I am finding it difficult to find a way to get these emotions on to paper. PLEASE HELP ME!
  2. ChickenFreak

    ChickenFreak Contributor Contributor

    Mar 9, 2010
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    I tend to work these things out by writing scenes. So you could try a variety of possibilities, and write the scenes.

    1) Skye determinedly dismisses the idea. Jasson is just depressed, he's just sad, he's going to get over it, and he needs to just stop talking about this! And snap out of it! Shut up shut up shut up I'm leaving until you can be sensible!

    2) Maybe Skye is sad and grieving but totally cooperative. What would that look like?

    3) Maybe Skye pretends to be totally cooperative, but tells Jasson that she refuses to take action for another six months, but she's lying--she has no intention of helping to kill him.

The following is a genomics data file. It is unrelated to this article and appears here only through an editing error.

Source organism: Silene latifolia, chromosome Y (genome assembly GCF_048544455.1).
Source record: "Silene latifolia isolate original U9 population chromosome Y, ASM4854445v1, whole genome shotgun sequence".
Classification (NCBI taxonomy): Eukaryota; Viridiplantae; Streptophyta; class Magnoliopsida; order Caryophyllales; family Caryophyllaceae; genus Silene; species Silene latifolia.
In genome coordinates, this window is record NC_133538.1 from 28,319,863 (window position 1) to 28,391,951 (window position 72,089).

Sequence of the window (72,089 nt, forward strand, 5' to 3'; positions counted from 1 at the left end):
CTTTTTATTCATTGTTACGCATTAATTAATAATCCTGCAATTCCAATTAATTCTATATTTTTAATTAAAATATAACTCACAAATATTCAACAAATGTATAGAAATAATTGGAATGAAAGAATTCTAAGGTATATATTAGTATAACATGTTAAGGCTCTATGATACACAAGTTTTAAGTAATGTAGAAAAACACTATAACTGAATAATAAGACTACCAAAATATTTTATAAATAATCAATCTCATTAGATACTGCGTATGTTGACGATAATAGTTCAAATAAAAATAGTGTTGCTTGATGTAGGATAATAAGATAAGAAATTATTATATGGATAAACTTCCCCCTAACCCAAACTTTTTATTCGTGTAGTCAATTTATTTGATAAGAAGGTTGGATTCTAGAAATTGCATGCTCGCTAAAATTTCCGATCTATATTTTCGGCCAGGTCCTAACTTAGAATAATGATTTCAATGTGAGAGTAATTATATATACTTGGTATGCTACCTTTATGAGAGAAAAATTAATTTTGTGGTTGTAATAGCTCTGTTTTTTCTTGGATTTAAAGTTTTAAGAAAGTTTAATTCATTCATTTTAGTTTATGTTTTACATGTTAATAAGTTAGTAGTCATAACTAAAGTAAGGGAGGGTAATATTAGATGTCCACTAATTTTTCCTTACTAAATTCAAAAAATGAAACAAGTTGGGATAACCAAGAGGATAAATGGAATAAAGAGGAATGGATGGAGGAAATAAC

4) The same as the above, except she's not lying.

    5) ????
    jannert likes this.
  3. Nariac

    Nariac Contributor Contributor

    Jun 7, 2018
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    I came in here to offer advice but it seems a certain Chicken has summed up everything I was going to suggest!

    Heed her wisdom.
  4. Mckk

    Mckk Moderator Staff Supporter Contributor

    Dec 30, 2010
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    Have you googled for personal experiences? There should be plenty of personal accounts of those who have considered euthanasia, as well as people who have carried it out. I find the best way of understanding these emotions is, of course, to read about them.